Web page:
I was watching Jeff Zucker's appearance on CNBC today (I watched it online, so I'm not sure what day he appeared on CNBC). I came to the conclusion that Zucker has zero clue about what the future holds for media. All he kept saying was that NBC/Universal had changed drastically, and that the Comcast deal was part of that continued change, and the deal put NBC/Universal and Comcast in the change. The hosts kept asking him what the deal meant for media and the dude really had no answer, other than making it very clear that both entities wanted to find a way to get paid for content (particularly digital content) in the future.
What does this deal mean for media? And, how do they get paid for content in the future?
I guess I was just sitting there thinking, "how the F does this guy (the Prez and CEO of NBC/Uni) NOT know the answers to those questions? How does Zucker hope to make money moving forward? Does he know and just doesn;t want to tell? Or, is media leadership completely clueless as to how they're going to accomplish this?
Not exactly awe inspiring stuff. I have to say. Because our ability to make money is directly related to their ability to make money. After watching Jeffy smile and aw shucks his way through that interview, I'm seriously consdiering sounding the alarm.
Having taken meetings with executives at NBC, Universal, and other networks and studios, I can assure that most of these folks are equally clueless. Just clueless. MOST people in media are clueless. That's largely because there aren't really answers out there right now. Media is unsure about the power (current and future) of the digital audience. Sure, 18-24 year olds are largely watching their content on computers and hand helds--but the vast majority of content viewers are still getting their fix via the boob tube. So, until demand increases in other delivery devices, advertisinig dollars will not be there to support digital media. The other thing that renders these folks clueless is that they haven't really put any money into developing cost effective unique digital content. Some studios have digital media development executives, but they're still trying to create programming with names--actors, directors, showrunners--it just doesn't work. It's too expensive. Instead of looking at digital media as a way to discover talent, they view it as a way to repurpose current talent and content. Until they shift their digital strategy, they will continue to fail miserably.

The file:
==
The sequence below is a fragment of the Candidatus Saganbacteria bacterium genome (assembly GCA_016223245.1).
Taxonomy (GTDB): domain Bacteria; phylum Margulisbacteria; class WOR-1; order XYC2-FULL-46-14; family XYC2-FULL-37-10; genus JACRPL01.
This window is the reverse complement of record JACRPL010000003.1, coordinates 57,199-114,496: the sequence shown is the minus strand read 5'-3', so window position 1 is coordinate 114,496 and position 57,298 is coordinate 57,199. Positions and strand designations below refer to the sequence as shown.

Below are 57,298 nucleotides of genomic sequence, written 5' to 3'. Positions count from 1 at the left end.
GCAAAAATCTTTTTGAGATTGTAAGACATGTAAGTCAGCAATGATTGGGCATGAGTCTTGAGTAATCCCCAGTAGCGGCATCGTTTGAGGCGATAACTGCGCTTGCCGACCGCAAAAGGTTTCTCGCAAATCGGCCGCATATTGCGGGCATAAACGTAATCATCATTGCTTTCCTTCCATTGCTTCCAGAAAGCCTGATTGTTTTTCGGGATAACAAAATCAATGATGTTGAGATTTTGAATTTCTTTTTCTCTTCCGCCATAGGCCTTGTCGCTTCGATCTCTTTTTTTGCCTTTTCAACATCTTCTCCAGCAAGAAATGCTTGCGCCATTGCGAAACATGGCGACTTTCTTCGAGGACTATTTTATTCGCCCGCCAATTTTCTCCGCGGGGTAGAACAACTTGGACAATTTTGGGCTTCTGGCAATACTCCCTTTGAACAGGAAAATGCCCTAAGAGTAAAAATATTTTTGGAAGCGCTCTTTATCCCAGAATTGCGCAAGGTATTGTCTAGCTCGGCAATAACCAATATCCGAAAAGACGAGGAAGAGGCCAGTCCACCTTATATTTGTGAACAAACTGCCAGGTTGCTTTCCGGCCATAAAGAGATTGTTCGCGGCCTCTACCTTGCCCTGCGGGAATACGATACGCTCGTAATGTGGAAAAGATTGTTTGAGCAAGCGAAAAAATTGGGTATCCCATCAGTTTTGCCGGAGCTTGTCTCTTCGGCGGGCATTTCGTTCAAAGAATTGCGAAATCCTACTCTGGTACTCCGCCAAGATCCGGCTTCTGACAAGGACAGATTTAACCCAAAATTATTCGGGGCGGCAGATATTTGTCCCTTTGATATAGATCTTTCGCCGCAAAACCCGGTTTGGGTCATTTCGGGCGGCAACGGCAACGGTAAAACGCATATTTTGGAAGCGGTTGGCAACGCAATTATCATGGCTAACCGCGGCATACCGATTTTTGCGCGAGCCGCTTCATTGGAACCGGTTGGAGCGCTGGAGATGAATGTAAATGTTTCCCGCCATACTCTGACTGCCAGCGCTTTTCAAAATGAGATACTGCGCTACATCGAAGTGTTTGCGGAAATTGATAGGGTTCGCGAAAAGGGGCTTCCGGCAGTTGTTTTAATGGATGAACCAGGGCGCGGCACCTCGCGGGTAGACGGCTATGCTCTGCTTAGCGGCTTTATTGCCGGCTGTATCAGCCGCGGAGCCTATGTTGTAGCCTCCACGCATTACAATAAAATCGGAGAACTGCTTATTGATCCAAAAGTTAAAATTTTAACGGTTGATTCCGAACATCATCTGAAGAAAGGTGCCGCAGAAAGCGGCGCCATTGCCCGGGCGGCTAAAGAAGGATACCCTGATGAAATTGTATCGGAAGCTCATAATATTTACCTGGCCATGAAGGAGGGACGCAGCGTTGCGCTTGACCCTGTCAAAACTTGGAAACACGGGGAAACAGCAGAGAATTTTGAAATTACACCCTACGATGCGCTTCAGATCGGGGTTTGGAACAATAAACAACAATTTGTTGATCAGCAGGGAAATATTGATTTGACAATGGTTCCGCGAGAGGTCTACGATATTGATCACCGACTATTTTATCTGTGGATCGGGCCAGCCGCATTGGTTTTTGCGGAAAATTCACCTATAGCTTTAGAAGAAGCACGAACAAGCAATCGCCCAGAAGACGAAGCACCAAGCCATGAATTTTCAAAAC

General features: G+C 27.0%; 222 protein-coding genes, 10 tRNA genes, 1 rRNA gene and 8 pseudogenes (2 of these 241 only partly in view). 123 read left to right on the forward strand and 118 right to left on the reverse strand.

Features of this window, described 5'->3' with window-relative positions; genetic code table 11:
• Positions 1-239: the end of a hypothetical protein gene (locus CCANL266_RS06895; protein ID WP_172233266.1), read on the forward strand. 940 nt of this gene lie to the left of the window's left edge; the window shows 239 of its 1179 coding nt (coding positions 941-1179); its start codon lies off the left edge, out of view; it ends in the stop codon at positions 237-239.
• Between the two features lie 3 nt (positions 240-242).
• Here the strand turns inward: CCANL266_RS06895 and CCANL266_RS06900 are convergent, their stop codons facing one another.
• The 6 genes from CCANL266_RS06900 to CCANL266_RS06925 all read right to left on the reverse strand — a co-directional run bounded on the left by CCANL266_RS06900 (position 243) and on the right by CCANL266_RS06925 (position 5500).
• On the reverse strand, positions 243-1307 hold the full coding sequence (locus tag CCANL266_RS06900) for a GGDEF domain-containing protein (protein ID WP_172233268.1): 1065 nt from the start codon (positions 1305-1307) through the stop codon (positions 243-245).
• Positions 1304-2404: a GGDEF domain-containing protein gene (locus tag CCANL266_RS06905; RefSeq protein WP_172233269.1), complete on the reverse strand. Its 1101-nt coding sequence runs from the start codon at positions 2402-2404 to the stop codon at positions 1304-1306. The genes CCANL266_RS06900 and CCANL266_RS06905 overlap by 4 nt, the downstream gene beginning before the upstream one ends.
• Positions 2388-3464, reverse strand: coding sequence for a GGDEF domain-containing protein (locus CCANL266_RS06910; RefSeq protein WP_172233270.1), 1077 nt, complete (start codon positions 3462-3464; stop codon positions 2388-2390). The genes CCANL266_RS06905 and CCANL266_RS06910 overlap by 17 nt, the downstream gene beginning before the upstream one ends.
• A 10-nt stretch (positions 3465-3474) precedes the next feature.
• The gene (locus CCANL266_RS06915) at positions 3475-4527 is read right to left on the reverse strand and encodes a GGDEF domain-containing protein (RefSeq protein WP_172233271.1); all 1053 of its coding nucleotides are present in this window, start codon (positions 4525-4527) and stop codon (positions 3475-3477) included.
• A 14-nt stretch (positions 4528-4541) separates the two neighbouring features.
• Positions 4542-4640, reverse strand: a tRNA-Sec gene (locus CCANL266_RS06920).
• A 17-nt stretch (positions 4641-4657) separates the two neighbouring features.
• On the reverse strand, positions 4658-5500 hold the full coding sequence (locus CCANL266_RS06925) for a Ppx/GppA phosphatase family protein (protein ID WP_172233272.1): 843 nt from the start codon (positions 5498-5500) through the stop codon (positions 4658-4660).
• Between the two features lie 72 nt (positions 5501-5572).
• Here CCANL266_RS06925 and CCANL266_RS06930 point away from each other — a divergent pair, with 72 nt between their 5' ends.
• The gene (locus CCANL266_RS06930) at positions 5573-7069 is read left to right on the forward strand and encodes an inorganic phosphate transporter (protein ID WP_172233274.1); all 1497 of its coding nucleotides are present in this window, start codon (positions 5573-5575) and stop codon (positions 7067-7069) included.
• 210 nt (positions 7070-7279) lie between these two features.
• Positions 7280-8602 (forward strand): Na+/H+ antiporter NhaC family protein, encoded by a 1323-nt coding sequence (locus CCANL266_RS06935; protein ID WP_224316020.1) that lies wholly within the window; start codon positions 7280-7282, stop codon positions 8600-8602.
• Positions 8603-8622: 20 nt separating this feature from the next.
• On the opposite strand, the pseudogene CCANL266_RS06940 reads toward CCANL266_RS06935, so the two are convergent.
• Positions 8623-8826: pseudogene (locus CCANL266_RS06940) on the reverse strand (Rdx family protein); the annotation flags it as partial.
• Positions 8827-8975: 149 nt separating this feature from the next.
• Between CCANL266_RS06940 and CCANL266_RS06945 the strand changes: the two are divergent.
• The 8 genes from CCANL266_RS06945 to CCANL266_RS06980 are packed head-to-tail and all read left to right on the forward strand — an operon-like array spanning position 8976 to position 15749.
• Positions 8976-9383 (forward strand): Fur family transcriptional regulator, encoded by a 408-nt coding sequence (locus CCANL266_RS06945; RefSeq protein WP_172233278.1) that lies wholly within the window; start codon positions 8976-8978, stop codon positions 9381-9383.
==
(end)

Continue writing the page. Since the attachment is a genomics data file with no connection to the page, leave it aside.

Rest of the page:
One more time: what works in television will not work in digital media. You are working with two completely different cost structures.
I hate to be such a downer, but to watch Zucker in that interview just verifies everything I have been saying for years. The star F-ing mentality of Hollywood works against success in digital media.
As I have said before, networks and studios really need to look at digital media as a completely separate entity--a new Hollywood.
They'd better do it, before someone else does. And, we all starve to death.